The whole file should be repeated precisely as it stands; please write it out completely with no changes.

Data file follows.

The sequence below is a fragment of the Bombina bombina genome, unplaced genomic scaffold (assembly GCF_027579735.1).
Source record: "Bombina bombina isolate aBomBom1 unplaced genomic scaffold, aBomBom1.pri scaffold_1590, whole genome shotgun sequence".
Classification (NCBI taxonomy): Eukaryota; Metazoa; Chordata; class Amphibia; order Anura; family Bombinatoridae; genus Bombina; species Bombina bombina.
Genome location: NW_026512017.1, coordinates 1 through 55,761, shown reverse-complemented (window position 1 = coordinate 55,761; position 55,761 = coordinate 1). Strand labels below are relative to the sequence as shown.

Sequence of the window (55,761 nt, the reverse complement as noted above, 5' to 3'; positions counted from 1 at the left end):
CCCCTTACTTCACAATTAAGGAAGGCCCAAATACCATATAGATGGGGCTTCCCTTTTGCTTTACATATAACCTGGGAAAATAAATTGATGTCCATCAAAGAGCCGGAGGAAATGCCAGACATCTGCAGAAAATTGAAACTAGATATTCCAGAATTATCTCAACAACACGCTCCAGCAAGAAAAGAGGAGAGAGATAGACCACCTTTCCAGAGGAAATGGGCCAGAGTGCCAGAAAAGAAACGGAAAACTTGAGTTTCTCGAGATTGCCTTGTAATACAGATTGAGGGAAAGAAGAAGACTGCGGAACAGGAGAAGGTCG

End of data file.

The sequence below is a fragment of the Bombina bombina genome, unplaced genomic scaffold (assembly GCF_027579735.1).
Source record: "Bombina bombina isolate aBomBom1 unplaced genomic scaffold, aBomBom1.pri scaffold_1590, whole genome shotgun sequence".
Classification (NCBI taxonomy): Eukaryota; Metazoa; Chordata; class Amphibia; order Anura; family Bombinatoridae; genus Bombina; species Bombina bombina.
Genome location: NW_026512017.1, coordinates 1 through 55,761, shown reverse-complemented (window position 1 = coordinate 55,761; position 55,761 = coordinate 1). Strand labels below are relative to the sequence as shown.

Sequence of the window (55,761 nt, the reverse complement as noted above, 5' to 3'; positions counted from 1 at the left end):
CCCCTTACTTCACAATTAAGGAAGGCCCAAATACCATATAGATGGGGCTTCCCTTTTGCTTTACATATAACCTGGGAAAATAAATTGATGTCCATCAAAGAGCCGGAGGAAATGCCAGACATCTGCAGAAAATTGAAACTAGATATTCCAGAATTATCTCAACAACACGCTCCAGCAAGAAAAGAGGAGAGAGATAGACCACCTTTCCAGAGGAAATGGGCCAGAGTGCCAGAAAAGAAACGGAAAACTTGAGTTTCTCGAGATTGCCTTGTAATACAGATTGAGGGAAAGAAGAAGACTGCGGAACAGGAGAAGGTCG